And there came an angel of the LORD, and sat under an oak which was in Ophrah, that pertained to Joash the Abiezrite…
Gideon was a great and gifted man who distrusted his own powers, and was in danger of failing to follow his true vocation through modest diffidence. When the angel accosted him as a "mighty man of valour," the expression overwhelmed him with astonishment. It came upon him as a new revelation. While there are conceited persons who value themselves too highly, and are over-ready to undertake rash enterprises for which they are quite incompetent, there are also good and able men like Gideon who are not aware of their own powers, and are in danger of neglecting the high trusts God has committed to them from self-distrust and modesty.
I. THE GROUNDS OF DIFFIDENCE.
1. Adversity. Gideon could not believe in the presence of God and the possibility of relief for his country, because the troubles of the time seemed to preclude all hope. We are tempted to distrust while the prospect is dark. Yet God is often nearest to us when the distress is deepest.
2. The absence of any sign of God's presence. Gideon saw no miracle, and he could not discern the presence of God in less striking events. As sensationalism in religion is a dissipation which unfits the soul for quiet, natural modes of worship, so the habit of depending on marvels and prodigies for faith in Divine truth weakens the sense of the Divine in the calm and orderly movements of nature and providence.
3. Lowly circumstances. Gideon considered himself the least important member of a poor and obscure family (ver. 15). Possibly he was despised in the household for his retiring habits. Men are often taken at their own estimate of themselves until their true character is put to the test. A man's own relatives are sometimes the last to recognise his merits. We are all more or less influenced by surrounding circumstances, and given too much to judge by appearances.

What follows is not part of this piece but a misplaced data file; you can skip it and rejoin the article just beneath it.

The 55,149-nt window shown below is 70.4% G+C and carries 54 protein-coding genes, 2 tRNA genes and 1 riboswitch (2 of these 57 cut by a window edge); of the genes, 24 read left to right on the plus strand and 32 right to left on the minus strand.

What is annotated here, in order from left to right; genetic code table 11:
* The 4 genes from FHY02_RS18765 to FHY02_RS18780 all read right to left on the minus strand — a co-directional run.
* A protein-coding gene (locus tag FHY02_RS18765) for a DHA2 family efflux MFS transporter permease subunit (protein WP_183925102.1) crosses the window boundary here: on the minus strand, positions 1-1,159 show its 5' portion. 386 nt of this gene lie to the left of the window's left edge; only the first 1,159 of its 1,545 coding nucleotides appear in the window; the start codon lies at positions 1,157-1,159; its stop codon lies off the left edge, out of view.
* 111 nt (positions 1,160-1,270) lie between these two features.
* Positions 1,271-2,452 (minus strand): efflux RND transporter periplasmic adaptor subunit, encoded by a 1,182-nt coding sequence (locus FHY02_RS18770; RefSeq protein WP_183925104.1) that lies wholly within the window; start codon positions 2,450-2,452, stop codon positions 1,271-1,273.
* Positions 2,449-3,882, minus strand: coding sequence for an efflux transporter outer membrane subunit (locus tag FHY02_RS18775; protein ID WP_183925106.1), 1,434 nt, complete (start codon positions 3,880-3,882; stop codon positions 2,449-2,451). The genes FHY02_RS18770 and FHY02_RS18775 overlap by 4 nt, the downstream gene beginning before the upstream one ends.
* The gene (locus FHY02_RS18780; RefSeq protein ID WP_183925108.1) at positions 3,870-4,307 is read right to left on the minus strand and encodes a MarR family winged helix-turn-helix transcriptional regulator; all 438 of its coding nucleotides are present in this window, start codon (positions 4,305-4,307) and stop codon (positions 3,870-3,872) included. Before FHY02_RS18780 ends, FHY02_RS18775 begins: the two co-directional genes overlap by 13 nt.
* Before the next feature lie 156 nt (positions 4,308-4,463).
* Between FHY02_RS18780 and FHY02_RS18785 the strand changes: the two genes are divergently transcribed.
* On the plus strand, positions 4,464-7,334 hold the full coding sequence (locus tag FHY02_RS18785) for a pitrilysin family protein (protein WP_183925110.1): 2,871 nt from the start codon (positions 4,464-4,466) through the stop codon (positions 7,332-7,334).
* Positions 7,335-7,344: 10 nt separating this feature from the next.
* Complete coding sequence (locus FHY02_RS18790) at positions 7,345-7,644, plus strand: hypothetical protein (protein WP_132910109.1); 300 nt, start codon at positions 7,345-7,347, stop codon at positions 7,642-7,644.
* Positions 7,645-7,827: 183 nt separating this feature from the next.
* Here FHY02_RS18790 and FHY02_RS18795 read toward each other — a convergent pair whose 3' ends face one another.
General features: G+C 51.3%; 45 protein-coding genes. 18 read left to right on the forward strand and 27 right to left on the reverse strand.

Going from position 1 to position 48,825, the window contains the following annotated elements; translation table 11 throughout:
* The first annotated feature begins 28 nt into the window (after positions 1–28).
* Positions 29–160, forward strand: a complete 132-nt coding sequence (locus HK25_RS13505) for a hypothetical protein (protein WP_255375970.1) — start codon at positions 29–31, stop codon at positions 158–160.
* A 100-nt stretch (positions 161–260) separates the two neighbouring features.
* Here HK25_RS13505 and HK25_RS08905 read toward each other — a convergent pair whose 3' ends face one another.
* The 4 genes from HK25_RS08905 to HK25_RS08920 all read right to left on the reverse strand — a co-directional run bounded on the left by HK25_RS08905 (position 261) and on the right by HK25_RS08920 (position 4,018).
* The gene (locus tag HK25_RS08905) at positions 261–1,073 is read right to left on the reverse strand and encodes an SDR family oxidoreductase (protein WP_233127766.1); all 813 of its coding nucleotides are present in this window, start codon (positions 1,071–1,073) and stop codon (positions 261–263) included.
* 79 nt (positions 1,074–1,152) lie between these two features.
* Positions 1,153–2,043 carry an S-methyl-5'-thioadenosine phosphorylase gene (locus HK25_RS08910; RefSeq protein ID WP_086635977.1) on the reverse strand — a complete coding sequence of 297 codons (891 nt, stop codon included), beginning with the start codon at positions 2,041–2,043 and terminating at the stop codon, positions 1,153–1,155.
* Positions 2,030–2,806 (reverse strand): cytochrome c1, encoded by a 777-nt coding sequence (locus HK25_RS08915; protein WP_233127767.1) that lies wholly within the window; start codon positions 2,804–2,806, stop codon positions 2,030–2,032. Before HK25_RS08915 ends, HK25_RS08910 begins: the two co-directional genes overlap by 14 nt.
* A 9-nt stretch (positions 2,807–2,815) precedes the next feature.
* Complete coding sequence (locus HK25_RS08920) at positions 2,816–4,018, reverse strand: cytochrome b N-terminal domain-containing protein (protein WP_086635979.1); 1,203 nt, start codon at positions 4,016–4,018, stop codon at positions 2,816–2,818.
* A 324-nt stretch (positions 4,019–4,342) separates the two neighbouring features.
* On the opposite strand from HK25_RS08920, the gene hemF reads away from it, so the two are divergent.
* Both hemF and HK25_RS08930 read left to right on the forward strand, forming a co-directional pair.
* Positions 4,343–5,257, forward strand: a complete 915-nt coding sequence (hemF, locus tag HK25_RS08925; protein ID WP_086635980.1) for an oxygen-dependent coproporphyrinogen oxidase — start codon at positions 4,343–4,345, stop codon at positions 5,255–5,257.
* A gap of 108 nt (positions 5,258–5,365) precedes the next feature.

II. THE MEANS FOR OVERCOMING DIFFIDENCE.
1. God knows his servants true nature and powers. He takes no note of outward appearances. Rank, riches or poverty, family honour, count for little with him. He seeks out the right man wherever he is to be found - at the threshing-floor, by the sheep-fold, in the fishing-boat. God never calls any man to any task for which the man does not possess the requisite talents.
2. God is with his servants when they are obeying his voice. He never calls a man to a special task without giving him special grace to perform it. If he commands his servant to undertake a difficult mission, he is certain to go with him and stand by him in the time of need. Diffidence comes from regarding self; true confidence from looking away to God. So Moses was diffident as he thought of his own weakness, but made brave to face Pharaoh by the assurance of God's presence (Exodus 3:11, 12); and Paul dared to stand alone before Caesar with confidence because "the Lord stood with" him (2 Timothy 4:17).
3. God sometimes uses special means to confirm the. faith of his servants. Gideon asked for a sign, and it was given him. To some no sign can be granted (Matthew 12:39). If no special signs are granted us now, we should remember
(1) we are not called to Gideon's work, and
(2) we are not left in the religious obscurity of Gideon's age, but have the revelation of God in Christ, the greatest of "signs." - A.
Parallel VersesKJV: And there came an angel of the LORD, and sat under an oak which was in Ophrah, that pertained unto Joash the Abiezrite: and his son Gideon threshed wheat by the winepress, to hide it from the Midianites.
WEB: The angel of Yahweh came, and sat under the oak which was in Ophrah, that pertained to Joash the Abiezrite: and his son Gideon was beating out wheat in the winepress, to hide it from the Midianites.